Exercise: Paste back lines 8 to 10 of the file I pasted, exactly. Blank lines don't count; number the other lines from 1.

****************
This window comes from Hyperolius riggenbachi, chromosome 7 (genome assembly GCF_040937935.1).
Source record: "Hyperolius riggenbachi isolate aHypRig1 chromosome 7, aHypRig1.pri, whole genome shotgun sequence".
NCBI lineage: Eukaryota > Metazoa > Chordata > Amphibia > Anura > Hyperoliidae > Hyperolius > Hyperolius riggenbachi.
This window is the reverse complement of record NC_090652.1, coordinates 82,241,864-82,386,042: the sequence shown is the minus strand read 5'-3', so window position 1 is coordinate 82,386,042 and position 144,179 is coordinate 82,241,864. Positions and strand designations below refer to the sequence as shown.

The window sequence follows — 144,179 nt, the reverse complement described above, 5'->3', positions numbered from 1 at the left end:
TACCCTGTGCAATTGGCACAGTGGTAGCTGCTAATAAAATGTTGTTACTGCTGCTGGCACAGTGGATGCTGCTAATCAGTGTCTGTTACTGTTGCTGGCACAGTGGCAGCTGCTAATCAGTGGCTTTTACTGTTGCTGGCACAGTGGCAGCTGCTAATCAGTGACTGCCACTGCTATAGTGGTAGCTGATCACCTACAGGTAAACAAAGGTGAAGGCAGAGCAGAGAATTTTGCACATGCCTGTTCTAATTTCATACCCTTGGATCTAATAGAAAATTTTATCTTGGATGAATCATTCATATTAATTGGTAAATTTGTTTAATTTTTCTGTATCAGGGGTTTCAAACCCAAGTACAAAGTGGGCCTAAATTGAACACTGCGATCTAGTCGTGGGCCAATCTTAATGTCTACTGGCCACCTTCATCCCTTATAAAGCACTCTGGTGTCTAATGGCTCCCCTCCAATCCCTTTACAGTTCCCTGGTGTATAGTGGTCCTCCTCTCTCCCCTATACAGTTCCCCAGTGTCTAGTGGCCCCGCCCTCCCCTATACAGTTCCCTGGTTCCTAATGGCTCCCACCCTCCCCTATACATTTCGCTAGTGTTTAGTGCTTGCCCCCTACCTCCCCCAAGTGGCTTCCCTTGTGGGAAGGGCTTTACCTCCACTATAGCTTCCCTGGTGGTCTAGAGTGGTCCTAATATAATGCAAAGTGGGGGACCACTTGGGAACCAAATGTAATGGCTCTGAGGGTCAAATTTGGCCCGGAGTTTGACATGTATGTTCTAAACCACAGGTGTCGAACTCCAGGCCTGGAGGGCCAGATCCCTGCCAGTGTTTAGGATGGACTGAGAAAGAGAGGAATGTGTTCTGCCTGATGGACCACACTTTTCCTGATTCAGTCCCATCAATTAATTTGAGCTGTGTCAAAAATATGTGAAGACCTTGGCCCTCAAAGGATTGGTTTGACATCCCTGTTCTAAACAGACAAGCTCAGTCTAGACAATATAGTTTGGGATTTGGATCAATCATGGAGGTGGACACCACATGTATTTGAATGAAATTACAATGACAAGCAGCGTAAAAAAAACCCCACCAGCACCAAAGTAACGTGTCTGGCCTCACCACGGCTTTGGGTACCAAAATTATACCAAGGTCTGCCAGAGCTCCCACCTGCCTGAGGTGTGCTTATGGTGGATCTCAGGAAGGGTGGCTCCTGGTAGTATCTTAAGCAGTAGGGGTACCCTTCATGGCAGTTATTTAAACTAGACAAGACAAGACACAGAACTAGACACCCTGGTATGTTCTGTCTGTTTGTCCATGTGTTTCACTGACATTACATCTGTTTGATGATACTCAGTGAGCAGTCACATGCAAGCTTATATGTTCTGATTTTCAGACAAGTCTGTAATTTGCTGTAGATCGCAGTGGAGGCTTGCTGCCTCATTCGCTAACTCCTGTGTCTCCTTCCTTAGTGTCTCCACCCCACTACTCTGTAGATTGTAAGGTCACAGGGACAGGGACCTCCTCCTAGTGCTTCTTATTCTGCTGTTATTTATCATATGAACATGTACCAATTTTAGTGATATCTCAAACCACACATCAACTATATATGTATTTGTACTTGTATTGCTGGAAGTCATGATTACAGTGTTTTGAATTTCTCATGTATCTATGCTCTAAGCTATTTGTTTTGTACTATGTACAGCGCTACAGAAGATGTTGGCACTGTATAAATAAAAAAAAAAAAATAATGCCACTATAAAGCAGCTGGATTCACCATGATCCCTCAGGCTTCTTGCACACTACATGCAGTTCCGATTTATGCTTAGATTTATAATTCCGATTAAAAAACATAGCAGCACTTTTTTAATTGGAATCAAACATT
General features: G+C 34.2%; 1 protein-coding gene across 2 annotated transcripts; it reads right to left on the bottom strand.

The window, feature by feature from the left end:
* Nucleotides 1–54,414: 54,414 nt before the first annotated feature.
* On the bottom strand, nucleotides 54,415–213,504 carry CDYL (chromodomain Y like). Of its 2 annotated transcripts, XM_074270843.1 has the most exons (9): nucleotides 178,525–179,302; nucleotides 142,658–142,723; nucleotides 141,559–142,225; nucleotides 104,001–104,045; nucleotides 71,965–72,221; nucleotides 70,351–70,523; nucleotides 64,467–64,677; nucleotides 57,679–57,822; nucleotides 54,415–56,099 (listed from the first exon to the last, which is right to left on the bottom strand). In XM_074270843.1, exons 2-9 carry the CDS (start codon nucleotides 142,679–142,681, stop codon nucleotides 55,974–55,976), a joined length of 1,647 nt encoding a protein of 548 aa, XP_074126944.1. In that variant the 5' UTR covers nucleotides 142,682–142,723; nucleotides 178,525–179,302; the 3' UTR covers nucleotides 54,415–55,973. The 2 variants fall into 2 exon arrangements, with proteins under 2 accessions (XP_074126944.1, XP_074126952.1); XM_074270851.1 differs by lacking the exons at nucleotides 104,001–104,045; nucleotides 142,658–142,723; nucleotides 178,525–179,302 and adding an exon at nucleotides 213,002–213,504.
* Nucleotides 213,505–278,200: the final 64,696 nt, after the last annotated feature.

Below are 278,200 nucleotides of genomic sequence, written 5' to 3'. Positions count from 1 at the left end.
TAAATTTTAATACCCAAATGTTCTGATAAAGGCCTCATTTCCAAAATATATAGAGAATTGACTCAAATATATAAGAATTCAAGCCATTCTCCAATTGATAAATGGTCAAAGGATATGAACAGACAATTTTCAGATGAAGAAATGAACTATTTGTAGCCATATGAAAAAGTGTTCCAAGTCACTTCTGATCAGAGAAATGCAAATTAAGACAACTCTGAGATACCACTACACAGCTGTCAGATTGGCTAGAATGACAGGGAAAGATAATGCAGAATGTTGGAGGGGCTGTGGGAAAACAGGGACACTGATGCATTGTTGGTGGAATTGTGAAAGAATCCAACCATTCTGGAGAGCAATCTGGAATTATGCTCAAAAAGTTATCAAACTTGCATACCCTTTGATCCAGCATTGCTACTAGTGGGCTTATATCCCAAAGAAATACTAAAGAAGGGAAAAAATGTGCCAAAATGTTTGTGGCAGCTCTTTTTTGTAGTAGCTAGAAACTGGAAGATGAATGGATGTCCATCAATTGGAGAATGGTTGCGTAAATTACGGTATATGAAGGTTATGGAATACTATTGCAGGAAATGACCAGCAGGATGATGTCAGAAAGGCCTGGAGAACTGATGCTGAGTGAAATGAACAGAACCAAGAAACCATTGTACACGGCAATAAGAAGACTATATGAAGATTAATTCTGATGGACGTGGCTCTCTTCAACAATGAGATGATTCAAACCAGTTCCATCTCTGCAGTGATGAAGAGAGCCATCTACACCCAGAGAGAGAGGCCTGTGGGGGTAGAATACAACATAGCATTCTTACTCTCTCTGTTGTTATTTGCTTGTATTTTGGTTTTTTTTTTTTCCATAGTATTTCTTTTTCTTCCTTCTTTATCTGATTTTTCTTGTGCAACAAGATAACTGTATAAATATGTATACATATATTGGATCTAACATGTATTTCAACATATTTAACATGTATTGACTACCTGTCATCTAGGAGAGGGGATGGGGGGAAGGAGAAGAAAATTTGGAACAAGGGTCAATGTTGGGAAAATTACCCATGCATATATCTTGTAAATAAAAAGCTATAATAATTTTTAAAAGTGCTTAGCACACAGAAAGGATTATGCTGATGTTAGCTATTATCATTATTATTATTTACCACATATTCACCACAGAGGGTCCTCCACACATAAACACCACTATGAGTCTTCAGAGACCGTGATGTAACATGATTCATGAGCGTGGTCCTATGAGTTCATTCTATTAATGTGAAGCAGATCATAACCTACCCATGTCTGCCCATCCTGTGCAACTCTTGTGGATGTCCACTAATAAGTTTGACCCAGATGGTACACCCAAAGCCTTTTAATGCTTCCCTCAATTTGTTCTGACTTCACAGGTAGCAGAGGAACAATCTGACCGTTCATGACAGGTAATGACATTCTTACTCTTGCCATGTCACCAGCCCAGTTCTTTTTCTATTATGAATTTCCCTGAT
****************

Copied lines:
The window, feature by feature from the left end:
* Nucleotides 1–54,414: 54,414 nt before the first annotated feature.
* On the bottom strand, nucleotides 54,415–213,504 carry CDYL (chromodomain Y like). Of its 2 annotated transcripts, XM_074270843.1 has the most exons (9): nucleotides 178,525–179,302; nucleotides 142,658–142,723; nucleotides 141,559–142,225; nucleotides 104,001–104,045; nucleotides 71,965–72,221; nucleotides 70,351–70,523; nucleotides 64,467–64,677; nucleotides 57,679–57,822; nucleotides 54,415–56,099 (listed from the first exon to the last, which is right to left on the bottom strand). In XM_074270843.1, exons 2-9 carry the CDS (start codon nucleotides 142,679–142,681, stop codon nucleotides 55,974–55,976), a joined length of 1,647 nt encoding a protein of 548 aa, XP_074126944.1. In that variant the 5' UTR covers nucleotides 142,682–142,723; nucleotides 178,525–179,302; the 3' UTR covers nucleotides 54,415–55,973. The 2 variants fall into 2 exon arrangements, with proteins under 2 accessions (XP_074126944.1, XP_074126952.1); XM_074270851.1 differs by lacking the exons at nucleotides 104,001–104,045; nucleotides 142,658–142,723; nucleotides 178,525–179,302 and adding an exon at nucleotides 213,002–213,504.